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First Known Use of juggle

Verb

15th century, in the meaning defined at intransitive sense 1

Noun

1664, in the meaning defined above

History and Etymology for juggle

Verb

Middle English jogelen, from Anglo-French jugler, from Latin joculari to jest, joke, from joculus, diminutive of jocus joke

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Time Traveler for juggle

Time Traveler

The first known use of juggle was in the 15th century

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Statistics for juggle

Last Updated

4 Apr 2021

Cite this Entry

“Juggle.” Merriam-Webster.com Dictionary, Merriam-Webster, https://www.merriam-webster.com/dictionary/juggle. Accessed 12 Apr. 2021.

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More Definitions for juggle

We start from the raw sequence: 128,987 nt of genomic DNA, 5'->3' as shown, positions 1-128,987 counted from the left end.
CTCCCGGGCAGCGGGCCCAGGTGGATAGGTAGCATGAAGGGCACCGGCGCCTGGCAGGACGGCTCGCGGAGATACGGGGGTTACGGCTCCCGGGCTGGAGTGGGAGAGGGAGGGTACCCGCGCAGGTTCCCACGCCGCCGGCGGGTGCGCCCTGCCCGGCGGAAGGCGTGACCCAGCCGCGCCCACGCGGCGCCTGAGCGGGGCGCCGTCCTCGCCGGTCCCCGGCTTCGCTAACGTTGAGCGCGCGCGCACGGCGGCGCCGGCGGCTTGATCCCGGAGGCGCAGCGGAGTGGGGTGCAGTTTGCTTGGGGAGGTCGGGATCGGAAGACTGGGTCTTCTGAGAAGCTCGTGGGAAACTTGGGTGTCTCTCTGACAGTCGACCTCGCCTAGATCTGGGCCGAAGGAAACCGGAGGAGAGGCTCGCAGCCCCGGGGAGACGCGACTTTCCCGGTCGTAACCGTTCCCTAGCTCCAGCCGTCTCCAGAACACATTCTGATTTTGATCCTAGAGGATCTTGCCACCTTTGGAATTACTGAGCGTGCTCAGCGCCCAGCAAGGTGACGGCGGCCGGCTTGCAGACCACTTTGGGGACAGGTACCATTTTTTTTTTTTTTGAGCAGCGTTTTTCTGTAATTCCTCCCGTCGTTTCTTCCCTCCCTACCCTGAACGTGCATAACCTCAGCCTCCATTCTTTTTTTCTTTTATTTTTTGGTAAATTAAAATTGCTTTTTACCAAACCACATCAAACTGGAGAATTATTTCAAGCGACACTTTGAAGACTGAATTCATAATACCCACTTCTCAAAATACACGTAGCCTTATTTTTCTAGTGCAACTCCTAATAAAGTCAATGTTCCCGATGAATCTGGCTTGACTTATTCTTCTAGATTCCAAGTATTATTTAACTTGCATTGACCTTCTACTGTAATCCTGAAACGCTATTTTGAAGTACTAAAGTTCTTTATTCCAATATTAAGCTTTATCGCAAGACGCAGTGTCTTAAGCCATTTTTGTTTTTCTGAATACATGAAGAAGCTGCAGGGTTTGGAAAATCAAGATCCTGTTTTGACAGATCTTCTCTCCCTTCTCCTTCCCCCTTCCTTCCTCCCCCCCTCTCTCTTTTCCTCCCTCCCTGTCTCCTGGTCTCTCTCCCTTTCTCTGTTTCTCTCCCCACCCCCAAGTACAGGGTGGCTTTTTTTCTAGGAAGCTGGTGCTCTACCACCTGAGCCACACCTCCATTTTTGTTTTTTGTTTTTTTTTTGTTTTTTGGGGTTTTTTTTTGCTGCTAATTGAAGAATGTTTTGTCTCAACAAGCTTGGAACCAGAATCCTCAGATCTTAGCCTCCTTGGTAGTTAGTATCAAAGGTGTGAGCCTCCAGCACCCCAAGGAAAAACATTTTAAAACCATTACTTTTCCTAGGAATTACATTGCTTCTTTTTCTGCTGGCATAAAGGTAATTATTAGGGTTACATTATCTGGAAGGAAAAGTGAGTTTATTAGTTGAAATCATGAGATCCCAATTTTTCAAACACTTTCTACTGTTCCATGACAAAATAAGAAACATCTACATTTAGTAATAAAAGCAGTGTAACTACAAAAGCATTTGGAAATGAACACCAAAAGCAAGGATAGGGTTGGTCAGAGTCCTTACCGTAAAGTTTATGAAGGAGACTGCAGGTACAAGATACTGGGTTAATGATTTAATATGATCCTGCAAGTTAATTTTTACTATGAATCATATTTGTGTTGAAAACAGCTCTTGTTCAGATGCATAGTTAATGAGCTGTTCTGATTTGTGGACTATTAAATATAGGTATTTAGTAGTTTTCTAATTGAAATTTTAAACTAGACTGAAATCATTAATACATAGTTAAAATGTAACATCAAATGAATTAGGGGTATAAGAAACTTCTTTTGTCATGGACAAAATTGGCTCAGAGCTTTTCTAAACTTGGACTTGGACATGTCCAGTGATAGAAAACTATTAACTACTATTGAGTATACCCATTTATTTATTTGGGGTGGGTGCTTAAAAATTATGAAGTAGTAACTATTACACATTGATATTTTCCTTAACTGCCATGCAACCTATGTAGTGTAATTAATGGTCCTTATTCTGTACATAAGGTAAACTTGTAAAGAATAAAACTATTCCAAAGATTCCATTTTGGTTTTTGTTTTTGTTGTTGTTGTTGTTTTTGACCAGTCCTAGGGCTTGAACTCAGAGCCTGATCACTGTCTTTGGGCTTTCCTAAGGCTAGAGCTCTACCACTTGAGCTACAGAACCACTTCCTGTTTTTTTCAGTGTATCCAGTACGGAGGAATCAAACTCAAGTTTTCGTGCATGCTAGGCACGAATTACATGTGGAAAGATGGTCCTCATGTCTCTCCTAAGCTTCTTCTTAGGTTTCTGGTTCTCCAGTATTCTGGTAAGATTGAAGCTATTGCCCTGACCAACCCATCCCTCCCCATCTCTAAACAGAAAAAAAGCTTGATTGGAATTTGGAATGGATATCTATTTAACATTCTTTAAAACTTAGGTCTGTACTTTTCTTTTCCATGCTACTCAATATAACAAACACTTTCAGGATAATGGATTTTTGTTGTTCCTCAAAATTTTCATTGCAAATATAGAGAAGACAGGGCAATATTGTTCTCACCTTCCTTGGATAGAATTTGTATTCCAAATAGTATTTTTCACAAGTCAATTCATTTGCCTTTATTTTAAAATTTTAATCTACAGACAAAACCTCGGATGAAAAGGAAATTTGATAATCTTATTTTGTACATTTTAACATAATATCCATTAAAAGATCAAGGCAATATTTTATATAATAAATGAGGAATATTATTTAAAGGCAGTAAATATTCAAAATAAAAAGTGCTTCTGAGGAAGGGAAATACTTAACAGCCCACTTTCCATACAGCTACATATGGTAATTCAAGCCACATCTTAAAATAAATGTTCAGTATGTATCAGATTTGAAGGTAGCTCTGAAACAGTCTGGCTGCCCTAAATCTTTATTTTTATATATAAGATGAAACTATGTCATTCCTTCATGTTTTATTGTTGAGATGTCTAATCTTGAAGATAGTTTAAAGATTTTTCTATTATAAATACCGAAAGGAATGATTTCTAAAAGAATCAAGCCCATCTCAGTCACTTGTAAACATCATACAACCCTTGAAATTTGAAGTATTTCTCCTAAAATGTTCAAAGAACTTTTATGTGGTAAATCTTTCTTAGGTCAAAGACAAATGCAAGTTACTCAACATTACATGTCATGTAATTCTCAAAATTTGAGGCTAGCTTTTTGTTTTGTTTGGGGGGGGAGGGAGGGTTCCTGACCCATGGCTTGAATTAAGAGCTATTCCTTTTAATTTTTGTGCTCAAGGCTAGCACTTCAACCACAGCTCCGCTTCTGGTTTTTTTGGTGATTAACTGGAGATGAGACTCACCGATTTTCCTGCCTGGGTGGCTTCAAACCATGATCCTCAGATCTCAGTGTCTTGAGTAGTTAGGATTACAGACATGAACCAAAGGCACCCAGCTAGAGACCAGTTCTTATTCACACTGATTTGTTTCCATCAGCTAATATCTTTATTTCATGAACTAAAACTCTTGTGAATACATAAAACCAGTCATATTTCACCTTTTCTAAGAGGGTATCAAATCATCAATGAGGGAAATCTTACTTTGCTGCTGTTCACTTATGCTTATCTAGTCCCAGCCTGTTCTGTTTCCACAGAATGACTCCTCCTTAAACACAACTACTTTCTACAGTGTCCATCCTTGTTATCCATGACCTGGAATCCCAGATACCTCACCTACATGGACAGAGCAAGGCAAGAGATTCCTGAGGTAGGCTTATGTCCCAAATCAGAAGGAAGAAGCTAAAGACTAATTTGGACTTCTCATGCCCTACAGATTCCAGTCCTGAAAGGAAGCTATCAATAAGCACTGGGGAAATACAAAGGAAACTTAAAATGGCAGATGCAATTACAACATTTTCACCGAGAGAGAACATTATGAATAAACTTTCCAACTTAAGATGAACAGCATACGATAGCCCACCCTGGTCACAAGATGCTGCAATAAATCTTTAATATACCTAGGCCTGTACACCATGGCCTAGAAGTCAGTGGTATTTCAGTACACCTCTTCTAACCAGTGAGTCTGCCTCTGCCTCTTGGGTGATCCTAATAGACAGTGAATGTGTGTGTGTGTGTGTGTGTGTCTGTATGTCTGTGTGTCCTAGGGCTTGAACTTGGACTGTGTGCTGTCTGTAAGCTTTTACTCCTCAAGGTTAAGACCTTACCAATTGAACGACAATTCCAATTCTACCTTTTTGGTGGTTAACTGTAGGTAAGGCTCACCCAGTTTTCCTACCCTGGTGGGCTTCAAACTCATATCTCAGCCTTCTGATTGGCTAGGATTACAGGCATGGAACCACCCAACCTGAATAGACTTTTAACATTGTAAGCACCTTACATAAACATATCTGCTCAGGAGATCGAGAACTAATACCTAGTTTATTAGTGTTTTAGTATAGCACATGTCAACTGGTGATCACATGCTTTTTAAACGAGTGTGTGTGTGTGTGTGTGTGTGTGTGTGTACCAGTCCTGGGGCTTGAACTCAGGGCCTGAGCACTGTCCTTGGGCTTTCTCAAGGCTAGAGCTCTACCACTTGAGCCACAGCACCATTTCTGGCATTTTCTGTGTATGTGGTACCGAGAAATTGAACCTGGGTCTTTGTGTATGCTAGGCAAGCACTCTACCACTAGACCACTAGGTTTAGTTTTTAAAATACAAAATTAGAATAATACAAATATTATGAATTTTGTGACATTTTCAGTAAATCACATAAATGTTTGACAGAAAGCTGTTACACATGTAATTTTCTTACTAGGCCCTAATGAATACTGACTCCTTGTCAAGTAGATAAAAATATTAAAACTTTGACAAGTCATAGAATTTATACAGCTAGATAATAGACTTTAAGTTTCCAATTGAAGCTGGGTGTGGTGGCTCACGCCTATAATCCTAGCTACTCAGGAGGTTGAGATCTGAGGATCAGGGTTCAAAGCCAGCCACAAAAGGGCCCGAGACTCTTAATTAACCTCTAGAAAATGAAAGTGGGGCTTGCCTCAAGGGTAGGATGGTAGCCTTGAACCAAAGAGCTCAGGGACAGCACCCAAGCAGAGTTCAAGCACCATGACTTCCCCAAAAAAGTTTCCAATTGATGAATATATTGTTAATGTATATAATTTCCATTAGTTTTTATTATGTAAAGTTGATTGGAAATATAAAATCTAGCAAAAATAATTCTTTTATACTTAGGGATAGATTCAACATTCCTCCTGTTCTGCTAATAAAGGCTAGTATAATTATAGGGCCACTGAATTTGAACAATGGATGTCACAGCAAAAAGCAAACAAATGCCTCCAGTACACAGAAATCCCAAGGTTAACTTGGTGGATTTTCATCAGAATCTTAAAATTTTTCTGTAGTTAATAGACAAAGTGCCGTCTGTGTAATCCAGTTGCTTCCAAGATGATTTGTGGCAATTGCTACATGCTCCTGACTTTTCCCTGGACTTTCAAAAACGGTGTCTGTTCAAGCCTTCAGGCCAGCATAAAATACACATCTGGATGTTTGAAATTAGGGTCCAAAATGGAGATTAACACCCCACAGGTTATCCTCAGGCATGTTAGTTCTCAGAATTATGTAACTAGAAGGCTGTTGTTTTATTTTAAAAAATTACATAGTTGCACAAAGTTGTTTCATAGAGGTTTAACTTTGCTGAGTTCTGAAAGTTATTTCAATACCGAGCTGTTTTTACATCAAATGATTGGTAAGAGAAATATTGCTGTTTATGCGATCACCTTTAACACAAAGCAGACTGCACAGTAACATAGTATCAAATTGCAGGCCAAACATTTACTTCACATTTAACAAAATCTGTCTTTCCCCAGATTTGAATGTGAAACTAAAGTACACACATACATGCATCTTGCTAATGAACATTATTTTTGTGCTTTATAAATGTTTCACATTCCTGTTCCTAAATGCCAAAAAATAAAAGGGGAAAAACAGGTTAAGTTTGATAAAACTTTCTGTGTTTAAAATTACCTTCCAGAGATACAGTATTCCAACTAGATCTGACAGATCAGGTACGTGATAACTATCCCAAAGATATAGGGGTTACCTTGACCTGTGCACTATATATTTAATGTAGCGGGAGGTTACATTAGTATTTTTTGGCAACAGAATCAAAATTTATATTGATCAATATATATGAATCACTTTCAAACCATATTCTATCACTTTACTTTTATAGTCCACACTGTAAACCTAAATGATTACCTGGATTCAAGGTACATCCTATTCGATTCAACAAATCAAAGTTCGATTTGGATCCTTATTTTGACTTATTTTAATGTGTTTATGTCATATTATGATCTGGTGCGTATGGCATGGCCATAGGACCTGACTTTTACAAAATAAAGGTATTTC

juggle

verb

English Language Learners Definition of juggle

: to keep several objects in motion in the air at the same time by repeatedly throwing and catching them
: to do (several things) at the same time
: to make changes to (something) in order to achieve a desired result

juggle

verb
jug·​gle | \ ˈjə-gəl How to pronounce juggle (audio) \
juggled; juggling

Kids Definition of juggle

1 : to keep several things moving in the air at the same time
2 : to work or do (several things) at the same time She juggles work and school.

Other Words from juggle

juggler \ ˈjəg-​lər \ noun

More from Merriam-Webster on juggle

Thesaurus: All synonyms and antonyms for juggle

Nglish: Translation of juggle for Spanish Speakers

Comments on juggle